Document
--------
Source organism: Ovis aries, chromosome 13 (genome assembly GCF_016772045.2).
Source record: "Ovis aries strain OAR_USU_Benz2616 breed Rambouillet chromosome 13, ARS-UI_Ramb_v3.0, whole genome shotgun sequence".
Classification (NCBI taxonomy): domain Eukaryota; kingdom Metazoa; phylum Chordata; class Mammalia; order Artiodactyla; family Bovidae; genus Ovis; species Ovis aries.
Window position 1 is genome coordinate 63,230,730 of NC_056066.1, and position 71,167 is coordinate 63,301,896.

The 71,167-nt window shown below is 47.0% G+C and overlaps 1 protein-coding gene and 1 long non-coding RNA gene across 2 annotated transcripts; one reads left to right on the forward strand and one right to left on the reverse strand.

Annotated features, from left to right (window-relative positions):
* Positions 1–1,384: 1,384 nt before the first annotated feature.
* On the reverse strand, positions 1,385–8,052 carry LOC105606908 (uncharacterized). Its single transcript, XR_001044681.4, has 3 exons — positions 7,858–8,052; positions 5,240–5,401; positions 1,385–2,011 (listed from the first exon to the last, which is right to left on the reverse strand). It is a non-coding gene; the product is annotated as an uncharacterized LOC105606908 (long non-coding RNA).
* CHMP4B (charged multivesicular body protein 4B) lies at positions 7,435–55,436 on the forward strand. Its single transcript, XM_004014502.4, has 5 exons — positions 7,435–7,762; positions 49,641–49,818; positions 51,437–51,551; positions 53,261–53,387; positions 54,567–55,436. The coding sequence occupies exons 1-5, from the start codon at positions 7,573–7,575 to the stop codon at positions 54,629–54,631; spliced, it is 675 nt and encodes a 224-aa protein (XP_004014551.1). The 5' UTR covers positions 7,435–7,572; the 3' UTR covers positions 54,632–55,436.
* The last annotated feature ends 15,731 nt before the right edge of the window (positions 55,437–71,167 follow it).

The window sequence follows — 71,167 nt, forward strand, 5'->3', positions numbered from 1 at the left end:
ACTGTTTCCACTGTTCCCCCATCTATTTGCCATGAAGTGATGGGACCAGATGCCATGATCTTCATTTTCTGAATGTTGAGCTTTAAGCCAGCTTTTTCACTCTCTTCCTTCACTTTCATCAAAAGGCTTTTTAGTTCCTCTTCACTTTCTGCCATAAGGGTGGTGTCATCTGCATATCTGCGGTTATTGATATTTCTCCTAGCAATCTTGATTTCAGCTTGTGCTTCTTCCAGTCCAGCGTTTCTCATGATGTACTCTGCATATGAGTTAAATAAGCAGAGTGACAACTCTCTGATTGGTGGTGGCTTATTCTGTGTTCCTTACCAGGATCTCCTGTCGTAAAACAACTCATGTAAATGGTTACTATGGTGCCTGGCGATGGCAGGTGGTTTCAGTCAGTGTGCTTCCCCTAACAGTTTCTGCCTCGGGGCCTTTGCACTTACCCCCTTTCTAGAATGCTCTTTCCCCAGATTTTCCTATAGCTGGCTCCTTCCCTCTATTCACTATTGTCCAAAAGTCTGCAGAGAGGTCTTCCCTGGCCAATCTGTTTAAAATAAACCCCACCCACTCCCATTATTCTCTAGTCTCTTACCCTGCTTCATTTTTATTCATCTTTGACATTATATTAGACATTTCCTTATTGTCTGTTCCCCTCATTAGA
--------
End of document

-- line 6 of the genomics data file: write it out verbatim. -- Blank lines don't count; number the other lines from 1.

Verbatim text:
Annotated features, from left to right (window-relative positions):